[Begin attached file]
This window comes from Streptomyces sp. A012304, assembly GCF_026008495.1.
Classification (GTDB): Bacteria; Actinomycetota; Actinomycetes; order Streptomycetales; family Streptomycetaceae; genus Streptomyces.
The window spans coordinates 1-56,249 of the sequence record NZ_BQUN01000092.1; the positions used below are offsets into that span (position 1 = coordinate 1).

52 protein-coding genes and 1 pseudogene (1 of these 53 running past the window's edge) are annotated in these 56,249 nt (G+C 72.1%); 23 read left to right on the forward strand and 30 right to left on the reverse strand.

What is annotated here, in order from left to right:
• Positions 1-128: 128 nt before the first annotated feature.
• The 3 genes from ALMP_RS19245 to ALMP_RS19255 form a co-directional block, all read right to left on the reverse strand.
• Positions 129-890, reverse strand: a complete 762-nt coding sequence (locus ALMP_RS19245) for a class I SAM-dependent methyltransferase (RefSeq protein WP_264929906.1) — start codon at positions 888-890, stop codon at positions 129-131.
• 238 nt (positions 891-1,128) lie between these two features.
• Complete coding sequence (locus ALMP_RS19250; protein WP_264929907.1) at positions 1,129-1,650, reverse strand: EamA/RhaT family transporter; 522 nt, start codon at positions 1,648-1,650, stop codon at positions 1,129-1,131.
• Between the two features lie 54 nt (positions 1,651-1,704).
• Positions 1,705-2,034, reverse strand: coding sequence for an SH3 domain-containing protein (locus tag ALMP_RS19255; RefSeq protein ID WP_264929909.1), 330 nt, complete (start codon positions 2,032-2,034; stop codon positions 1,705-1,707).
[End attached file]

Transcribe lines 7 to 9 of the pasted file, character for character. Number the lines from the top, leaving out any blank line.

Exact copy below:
• The 3 genes from ALMP_RS19245 to ALMP_RS19255 form a co-directional block, all read right to left on the reverse strand.
• Positions 129-890, reverse strand: a complete 762-nt coding sequence (locus ALMP_RS19245) for a class I SAM-dependent methyltransferase (RefSeq protein WP_264929906.1) — start codon at positions 888-890, stop codon at positions 129-131.
• 238 nt (positions 891-1,128) lie between these two features.